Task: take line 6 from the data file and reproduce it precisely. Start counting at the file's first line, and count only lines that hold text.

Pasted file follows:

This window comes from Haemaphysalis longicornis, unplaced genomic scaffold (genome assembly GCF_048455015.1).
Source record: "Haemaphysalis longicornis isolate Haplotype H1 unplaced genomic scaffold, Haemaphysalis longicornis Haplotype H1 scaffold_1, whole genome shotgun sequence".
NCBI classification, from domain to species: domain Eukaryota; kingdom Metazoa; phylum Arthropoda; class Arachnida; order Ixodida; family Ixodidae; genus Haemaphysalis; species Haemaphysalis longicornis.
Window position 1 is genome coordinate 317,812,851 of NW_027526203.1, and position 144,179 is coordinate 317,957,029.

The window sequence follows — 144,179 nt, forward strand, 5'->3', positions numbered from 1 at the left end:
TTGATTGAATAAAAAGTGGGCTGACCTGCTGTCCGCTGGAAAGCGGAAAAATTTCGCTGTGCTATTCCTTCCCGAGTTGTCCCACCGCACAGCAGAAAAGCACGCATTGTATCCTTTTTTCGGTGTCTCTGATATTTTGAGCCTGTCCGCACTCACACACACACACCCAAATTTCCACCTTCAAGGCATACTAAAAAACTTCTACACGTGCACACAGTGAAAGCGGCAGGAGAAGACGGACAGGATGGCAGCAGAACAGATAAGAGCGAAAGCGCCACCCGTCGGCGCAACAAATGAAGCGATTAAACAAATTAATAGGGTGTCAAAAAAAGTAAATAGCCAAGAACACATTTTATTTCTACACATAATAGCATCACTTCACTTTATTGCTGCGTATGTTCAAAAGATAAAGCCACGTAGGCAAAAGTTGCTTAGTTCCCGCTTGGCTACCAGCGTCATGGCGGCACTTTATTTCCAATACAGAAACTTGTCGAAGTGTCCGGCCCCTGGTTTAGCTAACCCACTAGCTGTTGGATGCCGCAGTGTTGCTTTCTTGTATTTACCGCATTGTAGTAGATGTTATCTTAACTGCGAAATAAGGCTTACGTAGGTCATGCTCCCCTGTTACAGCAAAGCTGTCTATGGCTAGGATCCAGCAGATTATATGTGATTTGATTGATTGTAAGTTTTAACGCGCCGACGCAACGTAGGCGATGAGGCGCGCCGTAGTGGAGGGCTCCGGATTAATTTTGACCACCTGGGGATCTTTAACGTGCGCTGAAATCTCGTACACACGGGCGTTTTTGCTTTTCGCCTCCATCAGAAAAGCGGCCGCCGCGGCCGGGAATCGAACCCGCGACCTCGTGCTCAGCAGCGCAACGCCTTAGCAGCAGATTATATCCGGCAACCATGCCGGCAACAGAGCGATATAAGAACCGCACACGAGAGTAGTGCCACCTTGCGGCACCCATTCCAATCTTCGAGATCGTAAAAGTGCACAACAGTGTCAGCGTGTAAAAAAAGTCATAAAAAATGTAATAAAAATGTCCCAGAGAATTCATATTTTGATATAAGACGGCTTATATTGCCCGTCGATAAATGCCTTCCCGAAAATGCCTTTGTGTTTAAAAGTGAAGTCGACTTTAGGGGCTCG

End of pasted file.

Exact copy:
TTGATTGAATAAAAAGTGGGCTGACCTGCTGTCCGCTGGAAAGCGGAAAAATTTCGCTGTGCTATTCCTTCCCGAGTTGTCCCACCGCACAGCAGAAAAGCACGCATTGTATCCTTTTTTCGGTGTCTCTGATATTTTGAGCCTGTCCGCACTCACACACACACACCCAAATTTCCACCTTCAAGGCATACTAAAAAACTTCTACACGTGCACACAGTGAAAGCGGCAGGAGAAGACGGACAGGATGGCAGCAGAACAGATAAGAGCGAAAGCGCCACCCGTCGGCGCAACAAATGAAGCGATTAAACAAATTAATAGGGTGTCAAAAAAAGTAAATAGCCAAGAACACATTTTATTTCTACACATAATAGCATCACTTCACTTTATTGCTGCGTATGTTCAAAAGATAAAGCCACGTAGGCAAAAGTTGCTTAGTTCCCGCTTGGCTACCAGCGTCATGGCGGCACTTTATTTCCAATACAGAAACTTGTCGAAGTGTCCGGCCCCTGGTTTAGCTAACCCACTAGCTGTTGGATGCCGCAGTGTTGCTTTCTTGTATTTACCGCATTGTAGTAGATGTTATCTTAACTGCGAAATAAGGCTTACGTAGGTCATGCTCCCCTGTTACAGCAAAGCTGTCTATGGCTAGGATCCAGCAGATTATATGTGATTTGATTGATTGTAAGTTTTAACGCGCCGACGCAACGTAGGCGATGAGGCGCGCCGTAGTGGAGGGCTCCGGATTAATTTTGACCACCTGGGGATCTTTAACGTGCGCTGAAATCTCGTACACACGGGCGTTTTTGCTTTTCGCCTCCATCAGAAAAGCGGCCGCCGCGGCCGGGAATCGAACCCGCGACCTCGTGCTCAGCAGCGCAACGCCTTAGCAGCAGATTATATCCGGCAACCATGCCGGCAACAGAGCGATATAAGAACCGCACACGAGAGTAGTGCCACCTTGCGGCACCCATTCCAATCTTCGAGATCGTAAAAGTGCACAACAGTGTCAGCGTGTAAAAAAAGTCATAAAAAATGTAATAAAAATGTCCCAGAGAATTCATATTTTGATATAAGACGGCTTATATTGCCCGTCGATAAATGCCTTCCCGAAAATGCCTTTGTGTTTAAAAGTGAAGTCGACTTTAGGGGCTCG